It’s not just the menu that walks a jagged line between fine dining expectations and something a little more well-travelled. The drink pairing is irrevocably trendy as well. But instead of chugging down fizzy strawberry kombucha, I opt for the more spirited wine pairing which sole existence is to enhance the being of the food. The suave head sommelier, Fredrik Wohlrabe makes excellent recommendations where food and wine matches are concerned, but let’s not discount the lychee sake as a dark horse that is thrown into the mix. My unintelligible scribbles across my note pad at the end of the night was probably the best testimonial.

You fish a savoury betel leaf from a twig bush and dig into a delicious spicy duck doughnut that spills indulgence and coats lavishly around your mouth’s cavity. It’s the kind of treat you want to ravish in the privacy of your room, to the soulful tunes of ‘Unchained Melody’, only that your swoons and lustful looks are not invisible to the service staff. Fredrik cossets you up a little with an elegant Saint-Joseph Silice 2016, so you smoothen out that crinkled skirt and get back on the horse.

There’s frozen chicken liver shaved over Indian flatbread and laden with seasonal Jambu (guava) and lychee which proved to be a lost cause on me. Sweet baby corns rubbed down with paprika and Himalayan black salt comes with a goblet of corn milk dip. All of a sudden, we are back in the summer of 2006 again, after-school movies, buckets of fresh popcorn, youthful optimism. I pledge hopeless devotion to this snack, and if you should fall in the opposite camp, I’m afraid I just wasted 700 words on you.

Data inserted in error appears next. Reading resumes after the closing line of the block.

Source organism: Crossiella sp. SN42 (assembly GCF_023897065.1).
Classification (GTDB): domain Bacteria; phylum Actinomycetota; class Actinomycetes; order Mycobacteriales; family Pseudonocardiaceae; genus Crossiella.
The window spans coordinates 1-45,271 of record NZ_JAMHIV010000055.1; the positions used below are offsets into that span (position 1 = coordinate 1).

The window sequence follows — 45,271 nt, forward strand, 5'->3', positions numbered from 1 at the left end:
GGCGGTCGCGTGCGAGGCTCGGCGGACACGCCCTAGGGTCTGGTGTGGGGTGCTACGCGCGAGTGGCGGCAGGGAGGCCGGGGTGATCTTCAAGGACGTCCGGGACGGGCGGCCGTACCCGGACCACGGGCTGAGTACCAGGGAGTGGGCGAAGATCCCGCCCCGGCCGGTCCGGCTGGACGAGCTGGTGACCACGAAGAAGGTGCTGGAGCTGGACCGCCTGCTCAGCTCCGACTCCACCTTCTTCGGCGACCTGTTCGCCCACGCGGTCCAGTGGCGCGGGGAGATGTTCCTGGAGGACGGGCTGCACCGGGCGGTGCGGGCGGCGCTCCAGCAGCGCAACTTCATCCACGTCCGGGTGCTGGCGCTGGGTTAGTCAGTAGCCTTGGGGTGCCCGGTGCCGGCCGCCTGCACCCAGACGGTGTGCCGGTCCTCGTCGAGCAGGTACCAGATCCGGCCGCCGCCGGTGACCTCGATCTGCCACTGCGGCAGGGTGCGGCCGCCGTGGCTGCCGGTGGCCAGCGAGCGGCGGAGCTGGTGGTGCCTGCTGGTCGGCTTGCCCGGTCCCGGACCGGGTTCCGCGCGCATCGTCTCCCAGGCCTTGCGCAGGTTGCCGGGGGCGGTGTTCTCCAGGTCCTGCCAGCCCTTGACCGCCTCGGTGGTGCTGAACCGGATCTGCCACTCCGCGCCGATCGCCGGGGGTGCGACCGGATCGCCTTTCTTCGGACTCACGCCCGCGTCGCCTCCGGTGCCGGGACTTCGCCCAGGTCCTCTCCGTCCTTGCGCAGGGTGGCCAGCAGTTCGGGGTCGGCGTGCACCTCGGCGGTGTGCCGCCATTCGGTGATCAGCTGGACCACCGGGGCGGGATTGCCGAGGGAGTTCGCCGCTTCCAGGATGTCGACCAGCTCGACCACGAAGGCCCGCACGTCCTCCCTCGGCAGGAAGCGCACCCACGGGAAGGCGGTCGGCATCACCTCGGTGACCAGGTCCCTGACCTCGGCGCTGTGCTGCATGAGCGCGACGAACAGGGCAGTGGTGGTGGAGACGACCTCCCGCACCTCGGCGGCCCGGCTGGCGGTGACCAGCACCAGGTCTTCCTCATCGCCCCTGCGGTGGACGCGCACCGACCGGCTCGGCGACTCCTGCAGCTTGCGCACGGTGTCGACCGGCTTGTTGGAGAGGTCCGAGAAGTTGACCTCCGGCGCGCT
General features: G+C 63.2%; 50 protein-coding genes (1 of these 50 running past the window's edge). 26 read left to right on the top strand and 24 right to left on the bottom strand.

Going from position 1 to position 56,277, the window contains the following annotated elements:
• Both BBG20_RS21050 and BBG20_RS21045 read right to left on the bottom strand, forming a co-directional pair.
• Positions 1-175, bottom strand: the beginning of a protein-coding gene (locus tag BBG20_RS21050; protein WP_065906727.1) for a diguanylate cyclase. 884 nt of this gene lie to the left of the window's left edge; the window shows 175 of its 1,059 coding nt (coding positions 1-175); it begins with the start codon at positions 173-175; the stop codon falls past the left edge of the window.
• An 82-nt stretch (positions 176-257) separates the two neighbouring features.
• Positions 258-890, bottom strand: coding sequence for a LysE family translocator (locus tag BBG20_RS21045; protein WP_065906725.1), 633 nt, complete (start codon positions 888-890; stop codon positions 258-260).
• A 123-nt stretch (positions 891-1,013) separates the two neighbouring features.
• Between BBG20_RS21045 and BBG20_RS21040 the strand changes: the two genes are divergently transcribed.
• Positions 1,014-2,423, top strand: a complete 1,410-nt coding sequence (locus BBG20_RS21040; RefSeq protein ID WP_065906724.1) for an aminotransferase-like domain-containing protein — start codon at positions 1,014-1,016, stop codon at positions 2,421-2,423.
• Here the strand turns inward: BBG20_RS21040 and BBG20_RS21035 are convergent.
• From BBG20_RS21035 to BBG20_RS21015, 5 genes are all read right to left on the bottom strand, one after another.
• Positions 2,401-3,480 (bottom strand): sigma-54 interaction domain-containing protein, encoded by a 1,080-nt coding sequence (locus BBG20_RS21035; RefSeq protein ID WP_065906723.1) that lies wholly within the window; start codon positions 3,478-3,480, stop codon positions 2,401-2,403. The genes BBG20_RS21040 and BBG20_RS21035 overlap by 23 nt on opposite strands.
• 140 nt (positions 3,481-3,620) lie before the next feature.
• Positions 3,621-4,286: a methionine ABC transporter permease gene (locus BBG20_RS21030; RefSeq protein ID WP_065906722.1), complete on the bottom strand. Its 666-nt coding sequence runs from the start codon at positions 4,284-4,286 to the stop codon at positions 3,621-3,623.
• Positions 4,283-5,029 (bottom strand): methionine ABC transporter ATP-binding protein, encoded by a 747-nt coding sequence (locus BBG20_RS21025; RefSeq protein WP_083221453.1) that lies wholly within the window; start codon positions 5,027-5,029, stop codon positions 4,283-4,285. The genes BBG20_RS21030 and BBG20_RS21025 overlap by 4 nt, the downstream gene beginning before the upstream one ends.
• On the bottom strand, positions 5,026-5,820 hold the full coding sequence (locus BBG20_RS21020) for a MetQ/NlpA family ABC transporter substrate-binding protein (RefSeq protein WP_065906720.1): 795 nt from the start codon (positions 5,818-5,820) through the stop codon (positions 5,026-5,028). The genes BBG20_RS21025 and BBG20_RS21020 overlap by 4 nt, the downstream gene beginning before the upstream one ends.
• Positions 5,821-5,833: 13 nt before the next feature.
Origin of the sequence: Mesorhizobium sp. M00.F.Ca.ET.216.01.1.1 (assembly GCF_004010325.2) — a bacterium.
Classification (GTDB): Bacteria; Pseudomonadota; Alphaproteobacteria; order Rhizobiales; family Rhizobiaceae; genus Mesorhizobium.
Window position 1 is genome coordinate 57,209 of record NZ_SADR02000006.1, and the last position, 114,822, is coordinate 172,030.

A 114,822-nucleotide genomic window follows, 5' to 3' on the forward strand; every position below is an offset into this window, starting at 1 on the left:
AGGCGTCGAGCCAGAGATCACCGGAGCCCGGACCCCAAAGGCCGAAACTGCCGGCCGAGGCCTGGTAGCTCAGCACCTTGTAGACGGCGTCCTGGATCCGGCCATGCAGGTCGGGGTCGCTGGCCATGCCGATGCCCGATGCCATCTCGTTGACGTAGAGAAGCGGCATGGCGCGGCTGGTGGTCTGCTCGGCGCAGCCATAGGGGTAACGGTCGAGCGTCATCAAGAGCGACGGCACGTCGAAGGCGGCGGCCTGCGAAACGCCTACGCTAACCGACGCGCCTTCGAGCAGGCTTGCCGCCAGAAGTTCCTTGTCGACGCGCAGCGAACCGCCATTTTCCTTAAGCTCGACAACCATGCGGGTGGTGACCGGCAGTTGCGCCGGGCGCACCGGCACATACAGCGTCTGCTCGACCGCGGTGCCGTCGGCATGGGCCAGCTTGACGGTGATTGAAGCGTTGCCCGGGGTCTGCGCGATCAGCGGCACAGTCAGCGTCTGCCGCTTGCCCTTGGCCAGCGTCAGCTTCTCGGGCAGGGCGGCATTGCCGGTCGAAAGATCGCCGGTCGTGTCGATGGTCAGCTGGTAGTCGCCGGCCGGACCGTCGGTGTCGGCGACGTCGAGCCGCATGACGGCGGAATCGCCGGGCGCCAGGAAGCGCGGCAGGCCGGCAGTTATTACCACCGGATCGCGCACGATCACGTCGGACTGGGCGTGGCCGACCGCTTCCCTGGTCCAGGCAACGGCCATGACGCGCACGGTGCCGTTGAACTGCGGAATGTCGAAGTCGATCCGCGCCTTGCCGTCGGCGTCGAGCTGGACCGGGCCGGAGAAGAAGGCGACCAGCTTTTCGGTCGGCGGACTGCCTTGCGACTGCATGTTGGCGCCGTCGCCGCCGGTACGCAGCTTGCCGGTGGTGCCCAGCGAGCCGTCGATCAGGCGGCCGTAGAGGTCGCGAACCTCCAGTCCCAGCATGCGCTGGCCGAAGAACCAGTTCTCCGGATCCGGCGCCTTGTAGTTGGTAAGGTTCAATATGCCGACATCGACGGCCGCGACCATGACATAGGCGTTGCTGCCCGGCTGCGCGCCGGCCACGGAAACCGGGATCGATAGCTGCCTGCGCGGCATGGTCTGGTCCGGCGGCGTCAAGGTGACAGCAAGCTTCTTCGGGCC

Vegetables largely steal the spotlight, but meats do not fade into the background. The intricate crayfish on khakhra—a magic carpet of Indian flatbread buzzing with subtle spices. A mush of smoked crayfish puree sits on the crisp cracker podium with chunks of crayfish and succulent pomelo lined with military precision. It disappears all a little too quickly to ascertain a second opinion. By now, my stomach is heavy, yet my heart fleeting. I had eaten a lot and drank enough to float a battleship, but it ain’t over till you’ve taken a bite of the smoked sturgeon sat above velvety whipped brown butter emulsion and elevated by the pungent tension of fermented garlic chips. Sips of Chablis from Tomas Pico domaine sealing the utopian dream.


The dinner train rattles on: The charismatic pork ribs show up to the table, glistening and ready for its close-up. First sous vide and then charcoal grill, it’s crowned with the kind of caramelised fat that will leave you hungering for more. There’s the three-pronged approach of pomegranate, shallots and coriander stems that throw in spades of texture, balance and acidity in fine measures. Go on, save the best for last, the Unripe jackfruit, cooked till tender should be embraced by ripe jackfruit ‘roti’ and spruced with pickles. It’s so good that it would get a nod from even the most stubborn veggie haters.

If I have a niggle, it’s their overvaluation of marginal utility from their guest. Don’t get me wrong, pricing is as fair as it gets and Chef Garima’s panache throughout the 14-course menu is miracle-working. Call me a sore loser, but I really wanted to enjoy that chocolate betel leaf. Next time, perhaps…

Gaa’s menu captures Bangkok’s culinary scape and its amalgamation of culinary influences using ways to transform locally-harvested and seasonal ingredients into a dining experience that is simply a class act.